As an International Relations Masters student at UWA, I applied for an internship position through the McCusker Centre for Citizenship. The McCusker Centre focuses on developing civil society by fostering social and community engagement – and with the concept of civil society, NGOs and social development being a big part of International Relations, I jumped at the opportunity and was offered a position at 12 Buckets. My supervisor, Sarah, suggested first that it would be worth spending a couple of sessions in the 12 Buckets room to get an understanding firsthand of what 12 Buckets does. Heading into the room, I only had a small idea of what to expect. Sarah had briefed me on what a usual day might look like, but being there was something else.
I was introduced to each group of kids and started observing how they would start their hour in the session. What I immediately noticed was the relationship that the kids had with their mentors. Most would comfortably slip into a conversation with their mentor, or ask if they could do a certain activity today. There was no hesitancy from any of the kids; they were all excited and clearly looking forward to doing an activity that was of their own idea.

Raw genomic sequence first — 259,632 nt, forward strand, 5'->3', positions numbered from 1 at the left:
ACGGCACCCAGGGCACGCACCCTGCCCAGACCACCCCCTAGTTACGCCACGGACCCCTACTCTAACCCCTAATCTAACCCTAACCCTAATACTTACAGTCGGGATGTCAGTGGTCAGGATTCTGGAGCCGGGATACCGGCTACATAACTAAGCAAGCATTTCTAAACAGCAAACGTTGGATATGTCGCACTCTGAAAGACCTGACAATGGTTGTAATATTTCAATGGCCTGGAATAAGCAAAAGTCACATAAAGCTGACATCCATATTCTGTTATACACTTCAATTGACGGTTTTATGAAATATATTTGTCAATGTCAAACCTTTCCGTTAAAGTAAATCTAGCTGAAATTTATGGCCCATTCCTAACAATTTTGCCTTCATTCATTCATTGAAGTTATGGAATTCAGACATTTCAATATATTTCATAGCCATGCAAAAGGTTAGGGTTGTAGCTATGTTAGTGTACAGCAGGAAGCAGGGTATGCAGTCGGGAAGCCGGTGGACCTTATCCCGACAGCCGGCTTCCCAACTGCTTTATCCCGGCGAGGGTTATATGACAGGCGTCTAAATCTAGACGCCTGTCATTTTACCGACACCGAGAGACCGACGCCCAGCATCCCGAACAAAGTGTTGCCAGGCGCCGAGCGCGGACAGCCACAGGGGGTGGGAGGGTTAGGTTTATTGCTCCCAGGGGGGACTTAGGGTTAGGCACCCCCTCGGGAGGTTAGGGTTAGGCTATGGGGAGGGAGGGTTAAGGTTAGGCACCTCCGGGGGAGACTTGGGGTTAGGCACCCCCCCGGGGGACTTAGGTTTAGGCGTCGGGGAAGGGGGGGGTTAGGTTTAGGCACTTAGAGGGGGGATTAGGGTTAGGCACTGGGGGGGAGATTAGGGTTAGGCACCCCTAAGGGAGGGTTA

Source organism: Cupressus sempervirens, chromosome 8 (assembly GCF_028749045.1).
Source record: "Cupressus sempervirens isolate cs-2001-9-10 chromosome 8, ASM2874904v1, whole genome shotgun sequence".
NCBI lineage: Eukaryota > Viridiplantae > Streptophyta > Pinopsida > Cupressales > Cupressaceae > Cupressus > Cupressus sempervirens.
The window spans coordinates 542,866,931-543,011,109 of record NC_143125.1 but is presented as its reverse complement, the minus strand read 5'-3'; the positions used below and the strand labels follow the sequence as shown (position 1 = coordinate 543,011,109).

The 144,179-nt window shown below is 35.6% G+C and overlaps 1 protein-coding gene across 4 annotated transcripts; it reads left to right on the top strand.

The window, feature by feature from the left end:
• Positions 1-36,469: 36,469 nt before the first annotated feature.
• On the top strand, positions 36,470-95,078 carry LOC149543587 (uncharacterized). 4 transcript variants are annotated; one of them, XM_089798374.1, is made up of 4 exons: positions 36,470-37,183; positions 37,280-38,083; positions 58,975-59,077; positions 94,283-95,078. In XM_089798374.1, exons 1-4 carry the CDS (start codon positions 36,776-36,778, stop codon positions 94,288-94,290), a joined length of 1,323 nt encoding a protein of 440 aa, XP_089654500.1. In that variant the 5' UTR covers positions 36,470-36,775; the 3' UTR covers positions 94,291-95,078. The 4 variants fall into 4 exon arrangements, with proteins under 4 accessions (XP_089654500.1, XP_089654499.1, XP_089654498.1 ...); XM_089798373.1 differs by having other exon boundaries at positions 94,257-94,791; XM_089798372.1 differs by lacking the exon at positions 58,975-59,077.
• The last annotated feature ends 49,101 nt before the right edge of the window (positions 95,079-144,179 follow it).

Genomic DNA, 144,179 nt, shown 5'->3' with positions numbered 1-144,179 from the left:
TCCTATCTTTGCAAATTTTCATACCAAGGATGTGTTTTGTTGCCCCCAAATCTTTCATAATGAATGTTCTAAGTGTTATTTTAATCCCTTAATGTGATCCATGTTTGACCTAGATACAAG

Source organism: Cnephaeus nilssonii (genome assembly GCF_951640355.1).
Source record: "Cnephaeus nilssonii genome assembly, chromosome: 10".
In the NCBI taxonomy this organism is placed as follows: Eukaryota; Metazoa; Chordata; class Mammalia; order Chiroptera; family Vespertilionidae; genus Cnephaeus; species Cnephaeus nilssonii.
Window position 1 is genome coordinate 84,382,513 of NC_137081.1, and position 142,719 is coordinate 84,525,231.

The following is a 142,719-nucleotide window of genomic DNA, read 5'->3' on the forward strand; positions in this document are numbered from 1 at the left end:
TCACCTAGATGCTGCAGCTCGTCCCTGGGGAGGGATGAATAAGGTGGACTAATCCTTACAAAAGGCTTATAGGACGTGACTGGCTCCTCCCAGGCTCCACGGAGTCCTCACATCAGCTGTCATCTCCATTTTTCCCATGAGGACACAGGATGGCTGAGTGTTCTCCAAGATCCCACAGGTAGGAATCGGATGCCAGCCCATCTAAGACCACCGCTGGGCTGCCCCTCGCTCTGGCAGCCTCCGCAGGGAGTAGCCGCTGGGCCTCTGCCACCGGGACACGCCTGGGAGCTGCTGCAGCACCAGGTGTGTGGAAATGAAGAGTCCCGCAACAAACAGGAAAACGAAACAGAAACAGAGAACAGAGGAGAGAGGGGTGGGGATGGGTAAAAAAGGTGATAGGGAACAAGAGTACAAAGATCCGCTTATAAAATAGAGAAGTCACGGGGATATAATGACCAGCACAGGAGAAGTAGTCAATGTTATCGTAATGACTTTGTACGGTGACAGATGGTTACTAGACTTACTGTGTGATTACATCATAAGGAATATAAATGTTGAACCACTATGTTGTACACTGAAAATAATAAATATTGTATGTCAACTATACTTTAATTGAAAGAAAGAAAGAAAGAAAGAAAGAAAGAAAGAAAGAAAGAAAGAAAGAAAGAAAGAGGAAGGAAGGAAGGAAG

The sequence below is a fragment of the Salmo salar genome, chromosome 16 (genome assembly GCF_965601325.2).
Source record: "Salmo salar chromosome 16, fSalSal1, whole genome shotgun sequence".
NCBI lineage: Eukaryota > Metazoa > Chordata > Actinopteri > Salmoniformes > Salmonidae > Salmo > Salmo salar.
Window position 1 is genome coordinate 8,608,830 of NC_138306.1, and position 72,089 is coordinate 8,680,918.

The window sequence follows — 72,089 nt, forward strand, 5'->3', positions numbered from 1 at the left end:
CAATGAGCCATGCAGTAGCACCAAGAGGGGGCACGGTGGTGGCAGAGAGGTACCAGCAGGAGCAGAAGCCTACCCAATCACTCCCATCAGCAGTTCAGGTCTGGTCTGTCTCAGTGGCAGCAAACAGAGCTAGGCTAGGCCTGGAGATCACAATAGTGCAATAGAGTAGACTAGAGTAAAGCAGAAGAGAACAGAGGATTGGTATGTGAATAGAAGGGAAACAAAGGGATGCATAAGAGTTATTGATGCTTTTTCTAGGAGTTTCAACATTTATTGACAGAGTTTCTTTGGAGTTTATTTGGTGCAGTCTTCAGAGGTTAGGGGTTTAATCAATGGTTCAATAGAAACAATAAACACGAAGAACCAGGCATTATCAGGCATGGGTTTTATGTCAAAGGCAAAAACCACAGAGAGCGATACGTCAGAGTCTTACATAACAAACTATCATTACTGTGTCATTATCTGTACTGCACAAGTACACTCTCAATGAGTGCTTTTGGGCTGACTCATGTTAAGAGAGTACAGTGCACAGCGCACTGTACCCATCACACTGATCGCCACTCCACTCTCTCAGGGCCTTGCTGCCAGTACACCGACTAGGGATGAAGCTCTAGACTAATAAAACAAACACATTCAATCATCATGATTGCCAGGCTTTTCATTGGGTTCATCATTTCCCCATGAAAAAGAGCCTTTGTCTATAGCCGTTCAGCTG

Many opted to cook or make something straight away, whether that be a banana smoothie, Milo or french toast. They all took the initiative and knew what they were doing. Some loved diving into an artsy activity, and I was blown away by their creativity; one girl invited me to join her in making flowers out of popsticks, cellophane and paper. We ended up making an entire forest! Some took the chance to use the hour as some downtime, to rest, recuperate and recharge for the rest of their day. This might have been by spending some time in the Therapy Pod or just laying down and playing a board game. It was evident that they perhaps didn’t have a chance for this at home or in the classroom, so the 12 Buckets room gave them this space.
The thing that stuck with me the most was the relationship-building aspect that 12 Buckets allowed for. A lot of these kids may not have had an uncomplicated and unconditional relationship with an adult before meeting their mentor. Some would perhaps have an inherent distrust of many adult figures in their lives. By giving them an hour a week with a mentor who could be a role model in their lives, this could demonstrate that you can build trust with others, even if they begin as strangers.
The investment of an hour a week into a child’s life seems small, but I believe the returns are an order of magnitude higher. Each child gains so much from the experience and I truly would have underestimated the impact until I got a chance to see the 12 Buckets room for the day.
Thanks for reading!